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Iron Your Shirt and Pop Your Collar – It’s Time to Get Professional

Published on June 7, 2013 by Staff Writer

You’re interviewing for a job. You’re nervous, but the bubblegum you’re chewing is calming you down as you wipe your sweaty palms on your khaki shorts. You’re wearing your favorite Beatles T-shirt (it brings you good luck) and your $3 flip-flops are keeping you cool in the summer heat.

When the interview is over, you are pretty sure you nailed it. You only talked about your personal problems for the first 10 minutes and while responding to a few text messages, you mentioned that you desperately need the job because your rent is overdue. Surely this employer will take a chance on you since you obviously need the job more than anyone else, right?

Most of us are cringing at the above scenario. We know the unspoken rules of professionalism and can usually recognize when those rules get broken. In a society that is becoming increasingly more casual, it is more important than ever for people to understand the role of professionalism in the workplace.

interview, Broadview University

Broadview University Mock Interviews

Students at Broadview University-Orem are preparing for a promising future in the corporate world by participating in mock job interviews, putting their professionalism to the test—literally. Career Services Director Randy Johnson conducted the interviews as one of his Career Capstone class assignments.

With a strict dress code to follow (no ’60s rock band T-shirts), students were expected to present a 30-second commercial that described themselves and what they hoped to accomplish. They were to ask pertinent questions about the company for which they were interviewing and bring final versions of their resumes, cover letters, and even a handwritten thank you note.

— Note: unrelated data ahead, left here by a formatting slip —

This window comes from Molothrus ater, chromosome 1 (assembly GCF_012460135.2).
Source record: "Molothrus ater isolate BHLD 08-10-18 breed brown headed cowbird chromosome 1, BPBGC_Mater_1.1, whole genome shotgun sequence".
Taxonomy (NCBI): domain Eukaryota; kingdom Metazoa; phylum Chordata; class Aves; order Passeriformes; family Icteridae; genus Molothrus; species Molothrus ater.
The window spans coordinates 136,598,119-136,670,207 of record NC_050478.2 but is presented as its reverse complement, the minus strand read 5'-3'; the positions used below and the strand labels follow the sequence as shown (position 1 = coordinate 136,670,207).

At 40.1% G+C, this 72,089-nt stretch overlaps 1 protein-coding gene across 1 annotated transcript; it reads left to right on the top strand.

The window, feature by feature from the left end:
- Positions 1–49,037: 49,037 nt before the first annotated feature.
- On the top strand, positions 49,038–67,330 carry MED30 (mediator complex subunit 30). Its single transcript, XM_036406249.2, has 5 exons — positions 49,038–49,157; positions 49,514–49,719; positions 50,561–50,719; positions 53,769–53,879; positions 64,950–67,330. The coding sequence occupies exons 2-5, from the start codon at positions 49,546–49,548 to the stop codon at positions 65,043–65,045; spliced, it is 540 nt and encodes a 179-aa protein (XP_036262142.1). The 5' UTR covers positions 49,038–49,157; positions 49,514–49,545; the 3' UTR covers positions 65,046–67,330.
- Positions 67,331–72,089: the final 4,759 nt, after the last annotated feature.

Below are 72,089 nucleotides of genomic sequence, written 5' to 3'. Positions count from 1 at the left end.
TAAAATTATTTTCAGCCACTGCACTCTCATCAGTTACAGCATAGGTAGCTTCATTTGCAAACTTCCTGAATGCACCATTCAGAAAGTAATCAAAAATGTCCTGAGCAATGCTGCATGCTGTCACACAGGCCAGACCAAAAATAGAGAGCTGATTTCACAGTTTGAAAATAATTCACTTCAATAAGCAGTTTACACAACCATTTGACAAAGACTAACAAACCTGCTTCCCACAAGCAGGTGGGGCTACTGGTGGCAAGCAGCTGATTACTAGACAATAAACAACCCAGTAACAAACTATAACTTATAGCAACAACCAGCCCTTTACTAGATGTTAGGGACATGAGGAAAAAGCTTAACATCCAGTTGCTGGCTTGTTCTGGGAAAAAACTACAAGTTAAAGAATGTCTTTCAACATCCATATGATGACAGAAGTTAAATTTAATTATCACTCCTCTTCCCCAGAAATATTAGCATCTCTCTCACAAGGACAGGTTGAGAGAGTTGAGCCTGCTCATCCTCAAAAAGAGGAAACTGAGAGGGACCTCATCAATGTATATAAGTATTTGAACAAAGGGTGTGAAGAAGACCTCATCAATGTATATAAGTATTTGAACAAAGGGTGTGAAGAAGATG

A common blunder for the students—and probably for most interviewees—was that they found it difficult to talk about themselves in strictly professional terms, since job interviews do not require that people discuss their families or other personal information. It takes practice for most people to talk about themselves in a strictly professional manner, i.e. what assets they can bring to a company, with no interjections of their family, marital status, personal life, etc.

“Interviewing is difficult for everybody,” Johnson said. “I don’t care how much experience you have, it’s tough to sit across from a potential employer and sell yourself. If we can prepare our students to stand out from the other candidates, by spending some time putting them through the ringer, so-to-speak, then it’s going to be worth it down the road.”

So iron your shirt and pop your collar; it’s time to get professional!

 

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